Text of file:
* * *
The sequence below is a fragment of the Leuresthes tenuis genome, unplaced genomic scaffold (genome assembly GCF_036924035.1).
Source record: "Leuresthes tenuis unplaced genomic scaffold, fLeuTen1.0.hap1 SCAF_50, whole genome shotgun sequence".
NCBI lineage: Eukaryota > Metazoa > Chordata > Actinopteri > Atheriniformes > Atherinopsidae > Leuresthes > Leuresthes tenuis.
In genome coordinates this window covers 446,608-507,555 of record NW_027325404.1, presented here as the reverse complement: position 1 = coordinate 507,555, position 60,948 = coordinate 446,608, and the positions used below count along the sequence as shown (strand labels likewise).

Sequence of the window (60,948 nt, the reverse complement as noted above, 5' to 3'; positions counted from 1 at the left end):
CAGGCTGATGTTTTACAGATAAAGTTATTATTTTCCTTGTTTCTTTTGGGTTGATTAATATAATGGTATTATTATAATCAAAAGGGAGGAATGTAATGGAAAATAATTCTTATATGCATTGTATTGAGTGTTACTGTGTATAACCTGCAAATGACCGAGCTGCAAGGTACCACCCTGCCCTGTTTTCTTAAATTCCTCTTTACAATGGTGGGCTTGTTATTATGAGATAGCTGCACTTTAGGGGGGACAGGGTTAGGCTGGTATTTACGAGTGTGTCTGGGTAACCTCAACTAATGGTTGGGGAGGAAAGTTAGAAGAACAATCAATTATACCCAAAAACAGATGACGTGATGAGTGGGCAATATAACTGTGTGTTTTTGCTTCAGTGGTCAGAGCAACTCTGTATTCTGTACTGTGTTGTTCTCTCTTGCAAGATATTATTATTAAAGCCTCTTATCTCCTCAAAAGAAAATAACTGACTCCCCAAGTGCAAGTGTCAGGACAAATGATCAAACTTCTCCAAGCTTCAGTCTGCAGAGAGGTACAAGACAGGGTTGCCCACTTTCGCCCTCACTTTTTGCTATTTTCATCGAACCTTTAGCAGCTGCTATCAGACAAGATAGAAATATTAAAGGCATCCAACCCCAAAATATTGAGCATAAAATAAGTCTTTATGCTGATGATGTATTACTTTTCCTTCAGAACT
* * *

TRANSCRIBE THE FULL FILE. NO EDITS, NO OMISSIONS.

The sequence below is a fragment of the Leuresthes tenuis genome, unplaced genomic scaffold (genome assembly GCF_036924035.1).
Source record: "Leuresthes tenuis unplaced genomic scaffold, fLeuTen1.0.hap1 SCAF_50, whole genome shotgun sequence".
NCBI lineage: Eukaryota > Metazoa > Chordata > Actinopteri > Atheriniformes > Atherinopsidae > Leuresthes > Leuresthes tenuis.
In genome coordinates this window covers 446,608-507,555 of record NW_027325404.1, presented here as the reverse complement: position 1 = coordinate 507,555, position 60,948 = coordinate 446,608, and the positions used below count along the sequence as shown (strand labels likewise).

Sequence of the window (60,948 nt, the reverse complement as noted above, 5' to 3'; positions counted from 1 at the left end):
CAGGCTGATGTTTTACAGATAAAGTTATTATTTTCCTTGTTTCTTTTGGGTTGATTAATATAATGGTATTATTATAATCAAAAGGGAGGAATGTAATGGAAAATAATTCTTATATGCATTGTATTGAGTGTTACTGTGTATAACCTGCAAATGACCGAGCTGCAAGGTACCACCCTGCCCTGTTTTCTTAAATTCCTCTTTACAATGGTGGGCTTGTTATTATGAGATAGCTGCACTTTAGGGGGGACAGGGTTAGGCTGGTATTTACGAGTGTGTCTGGGTAACCTCAACTAATGGTTGGGGAGGAAAGTTAGAAGAACAATCAATTATACCCAAAAACAGATGACGTGATGAGTGGGCAATATAACTGTGTGTTTTTGCTTCAGTGGTCAGAGCAACTCTGTATTCTGTACTGTGTTGTTCTCTCTTGCAAGATATTATTATTAAAGCCTCTTATCTCCTCAAAAGAAAATAACTGACTCCCCAAGTGCAAGTGTCAGGACAAATGATCAAACTTCTCCAAGCTTCAGTCTGCAGAGAGGTACAAGACAGGGTTGCCCACTTTCGCCCTCACTTTTTGCTATTTTCATCGAACCTTTAGCAGCTGCTATCAGACAAGATAGAAATATTAAAGGCATCCAACCCCAAAATATTGAGCATAAAATAAGTCTTTATGCTGATGATGTATTACTTTTCCTTCAGAACT